2007 Volkswagen Eos
Actively engaged in expanding its already ample model line, the 2007 Volkswagen Eos fills a narrow gap between the Golf and the Passat. The Eos seems designed mostly around its retractable hardtop, with highly visible lines where parts of the roof meet. The technology in the roof is interesting from a mechanical viewpoint: Composed of five pieces, it stows itself away in about 25 seconds. The Eos offers some other interesting options, such as navigation, cornering headlights, and a 600-watt stereo system. Although the Eos was announced with four available gas engines, ranging from 115 horsepower to 250 horsepower, and one diesel engine, it will probably have only the 200-horsepower or the 250-horsepower engine in its U.S. release, which should come in spring 2006.
Upside: A five-piece, retractable hardtop roof is interesting in a car of this class, but we don't imagine too many people will be excited about it. That said, the 2007 Volkswagen Eos is certainly practical in states that experience real winters and summers. The cornering-headlights option is another surprise for this market segment; Volkswagen is introducing technologies previously reserved for higher-end cars. Navigation is optional in the Eos, and the interface for it is fairly simple to use. With the 250-horsepower V-6, the Climatronic system is available, which adjusts the environmental controls depending on whether the top is up or down. Its 600-watt stereo system with 10 speakers should make up for even freeway noise with the top down. Another advantage of the V-6 engine is the standard DSG double-clutch gearbox, an option with the four-cylinder, 200-horsepower FSI engine.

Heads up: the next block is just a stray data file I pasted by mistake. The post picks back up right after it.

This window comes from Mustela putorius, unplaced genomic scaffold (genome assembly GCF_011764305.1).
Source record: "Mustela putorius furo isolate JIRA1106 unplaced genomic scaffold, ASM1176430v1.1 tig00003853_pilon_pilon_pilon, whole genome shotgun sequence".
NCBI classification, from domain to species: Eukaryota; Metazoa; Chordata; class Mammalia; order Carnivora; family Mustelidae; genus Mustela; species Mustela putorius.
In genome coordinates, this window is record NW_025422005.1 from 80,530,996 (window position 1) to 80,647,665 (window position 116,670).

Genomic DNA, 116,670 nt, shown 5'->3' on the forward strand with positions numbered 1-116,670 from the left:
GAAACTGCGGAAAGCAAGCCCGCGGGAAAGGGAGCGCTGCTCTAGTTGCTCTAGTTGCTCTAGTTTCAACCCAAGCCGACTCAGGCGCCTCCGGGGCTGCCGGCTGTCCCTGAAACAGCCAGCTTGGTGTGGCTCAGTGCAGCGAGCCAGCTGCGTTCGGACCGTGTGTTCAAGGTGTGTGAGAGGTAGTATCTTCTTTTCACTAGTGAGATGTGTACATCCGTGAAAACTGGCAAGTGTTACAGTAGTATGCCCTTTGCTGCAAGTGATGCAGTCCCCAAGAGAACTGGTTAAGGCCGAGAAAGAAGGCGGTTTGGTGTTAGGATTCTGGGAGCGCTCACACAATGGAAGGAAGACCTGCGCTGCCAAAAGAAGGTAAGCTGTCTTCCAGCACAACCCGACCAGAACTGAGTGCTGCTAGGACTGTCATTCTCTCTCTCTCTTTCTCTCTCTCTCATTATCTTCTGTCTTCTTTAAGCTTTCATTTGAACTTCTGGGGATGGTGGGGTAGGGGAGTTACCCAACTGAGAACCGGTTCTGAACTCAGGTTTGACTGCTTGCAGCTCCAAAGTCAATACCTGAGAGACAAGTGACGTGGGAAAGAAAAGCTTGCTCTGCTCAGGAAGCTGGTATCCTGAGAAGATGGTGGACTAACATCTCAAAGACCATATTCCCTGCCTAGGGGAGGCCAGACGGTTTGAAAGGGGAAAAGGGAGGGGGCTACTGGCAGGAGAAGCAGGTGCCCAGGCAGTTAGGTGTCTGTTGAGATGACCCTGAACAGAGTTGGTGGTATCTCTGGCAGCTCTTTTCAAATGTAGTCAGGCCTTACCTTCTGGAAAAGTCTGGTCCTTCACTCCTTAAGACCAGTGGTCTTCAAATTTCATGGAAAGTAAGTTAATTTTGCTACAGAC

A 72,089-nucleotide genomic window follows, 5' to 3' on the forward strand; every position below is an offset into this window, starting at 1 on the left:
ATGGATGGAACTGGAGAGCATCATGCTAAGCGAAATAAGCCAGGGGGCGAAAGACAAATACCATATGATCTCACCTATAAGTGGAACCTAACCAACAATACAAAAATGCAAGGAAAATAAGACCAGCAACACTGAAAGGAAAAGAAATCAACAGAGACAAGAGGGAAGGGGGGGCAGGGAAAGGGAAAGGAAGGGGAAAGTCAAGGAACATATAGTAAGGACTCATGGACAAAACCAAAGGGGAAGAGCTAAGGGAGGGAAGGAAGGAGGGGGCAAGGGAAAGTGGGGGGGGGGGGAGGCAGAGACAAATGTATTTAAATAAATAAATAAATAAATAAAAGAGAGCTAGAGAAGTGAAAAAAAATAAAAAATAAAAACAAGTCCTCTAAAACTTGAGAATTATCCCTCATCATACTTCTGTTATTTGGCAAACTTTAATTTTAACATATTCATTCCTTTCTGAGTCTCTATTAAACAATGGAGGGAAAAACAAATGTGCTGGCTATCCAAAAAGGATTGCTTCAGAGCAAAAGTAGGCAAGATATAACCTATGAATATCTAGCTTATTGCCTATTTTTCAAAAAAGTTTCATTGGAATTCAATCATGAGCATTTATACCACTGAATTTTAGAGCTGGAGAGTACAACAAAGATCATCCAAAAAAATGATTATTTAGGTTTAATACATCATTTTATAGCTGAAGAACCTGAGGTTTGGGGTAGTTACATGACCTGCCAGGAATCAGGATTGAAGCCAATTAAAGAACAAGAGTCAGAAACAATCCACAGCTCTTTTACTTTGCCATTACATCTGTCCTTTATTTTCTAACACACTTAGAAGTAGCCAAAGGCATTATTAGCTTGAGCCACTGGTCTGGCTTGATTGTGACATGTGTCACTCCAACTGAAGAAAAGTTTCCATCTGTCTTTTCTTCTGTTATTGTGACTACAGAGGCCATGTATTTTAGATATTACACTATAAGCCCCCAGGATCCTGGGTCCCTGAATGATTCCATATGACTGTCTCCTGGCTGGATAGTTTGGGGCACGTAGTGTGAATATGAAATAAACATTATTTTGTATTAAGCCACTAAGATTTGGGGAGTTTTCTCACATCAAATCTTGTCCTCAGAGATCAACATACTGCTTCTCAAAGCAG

Downside: The body style of the 2007 Volkswagen Eos lies somewhere between bland and ugly. It's very utilitarian, designed to accommodate passengers and its hardtop, with little thought given to aesthetics. Although the engine choices are more than adequate, the power train isn't particularly revolutionary. Also, putting the hardtop down nearly halves the cargo space, taking it from 13.4 cubic feet down to 7.2 cubic feet. The Eos offers no Bluetooth cell phone integration or steering-wheel controls, forcing the driver to reach toward the center dash to make climate and audio adjustments.
Outlook: The 2007 Volkswagen Eos's odd looks will probably keep it from having the success of the New Beetle, but looks aside, the Eos offers a lot of practicality and some real tech niceties. The hardtop protects the car in harsh weather and can quickly become a fun-in-the-sun machine. The V-6 combined with the DSG gearbox is a great combination, and we usually don't see tech, such as navigation and cornering headlights, even offered in this segment.